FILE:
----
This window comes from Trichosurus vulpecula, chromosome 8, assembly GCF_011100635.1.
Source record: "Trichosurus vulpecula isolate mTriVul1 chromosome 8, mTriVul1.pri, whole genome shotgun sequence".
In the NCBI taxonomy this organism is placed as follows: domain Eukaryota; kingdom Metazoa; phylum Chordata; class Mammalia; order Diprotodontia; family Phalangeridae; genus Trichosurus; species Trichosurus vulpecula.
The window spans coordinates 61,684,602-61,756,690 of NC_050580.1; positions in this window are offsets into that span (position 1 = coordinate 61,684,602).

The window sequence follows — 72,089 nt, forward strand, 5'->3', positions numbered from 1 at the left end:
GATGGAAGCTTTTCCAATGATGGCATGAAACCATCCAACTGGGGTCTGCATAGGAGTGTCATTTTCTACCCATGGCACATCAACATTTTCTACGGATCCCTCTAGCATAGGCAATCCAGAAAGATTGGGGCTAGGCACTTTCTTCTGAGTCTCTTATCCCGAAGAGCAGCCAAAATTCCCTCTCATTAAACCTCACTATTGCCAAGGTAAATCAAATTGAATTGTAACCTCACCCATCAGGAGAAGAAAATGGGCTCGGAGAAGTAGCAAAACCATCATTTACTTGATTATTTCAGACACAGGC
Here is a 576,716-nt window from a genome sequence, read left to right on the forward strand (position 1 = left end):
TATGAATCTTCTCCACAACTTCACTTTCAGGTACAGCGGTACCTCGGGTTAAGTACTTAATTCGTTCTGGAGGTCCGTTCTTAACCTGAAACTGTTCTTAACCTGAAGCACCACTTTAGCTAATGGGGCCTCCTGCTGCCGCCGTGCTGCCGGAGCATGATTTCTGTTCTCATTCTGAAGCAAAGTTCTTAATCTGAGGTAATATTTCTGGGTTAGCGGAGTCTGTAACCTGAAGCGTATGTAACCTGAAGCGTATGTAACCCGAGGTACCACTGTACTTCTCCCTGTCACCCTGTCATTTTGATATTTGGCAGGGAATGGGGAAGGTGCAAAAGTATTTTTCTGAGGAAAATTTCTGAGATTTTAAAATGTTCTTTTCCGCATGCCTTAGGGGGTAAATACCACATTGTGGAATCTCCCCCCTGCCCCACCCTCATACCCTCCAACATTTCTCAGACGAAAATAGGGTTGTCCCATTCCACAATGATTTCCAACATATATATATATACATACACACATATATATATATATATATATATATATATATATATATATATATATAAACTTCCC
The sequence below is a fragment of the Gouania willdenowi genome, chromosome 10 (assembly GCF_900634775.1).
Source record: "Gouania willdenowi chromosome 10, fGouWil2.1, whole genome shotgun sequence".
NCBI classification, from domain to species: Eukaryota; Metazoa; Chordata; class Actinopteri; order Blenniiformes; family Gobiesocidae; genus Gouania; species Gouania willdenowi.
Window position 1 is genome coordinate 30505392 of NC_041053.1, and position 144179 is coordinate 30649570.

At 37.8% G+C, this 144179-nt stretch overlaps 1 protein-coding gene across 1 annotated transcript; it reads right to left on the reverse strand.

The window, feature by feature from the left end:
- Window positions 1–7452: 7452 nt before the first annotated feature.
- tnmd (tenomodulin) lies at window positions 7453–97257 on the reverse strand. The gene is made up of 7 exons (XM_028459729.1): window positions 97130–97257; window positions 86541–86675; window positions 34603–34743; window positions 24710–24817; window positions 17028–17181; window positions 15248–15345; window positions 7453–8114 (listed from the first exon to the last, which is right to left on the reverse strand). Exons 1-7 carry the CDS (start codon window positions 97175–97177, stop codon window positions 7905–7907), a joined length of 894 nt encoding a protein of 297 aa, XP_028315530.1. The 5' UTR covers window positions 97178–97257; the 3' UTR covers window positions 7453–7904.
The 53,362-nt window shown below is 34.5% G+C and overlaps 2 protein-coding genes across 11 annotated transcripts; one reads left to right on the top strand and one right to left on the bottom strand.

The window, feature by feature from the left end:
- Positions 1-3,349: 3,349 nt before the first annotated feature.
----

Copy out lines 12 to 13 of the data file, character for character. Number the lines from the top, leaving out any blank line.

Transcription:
Window position 1 is genome coordinate 30505392 of NC_041053.1, and position 144179 is coordinate 30649570.

At 37.8% G+C, this 144179-nt stretch overlaps 1 protein-coding gene across 1 annotated transcript; it reads right to left on the reverse strand.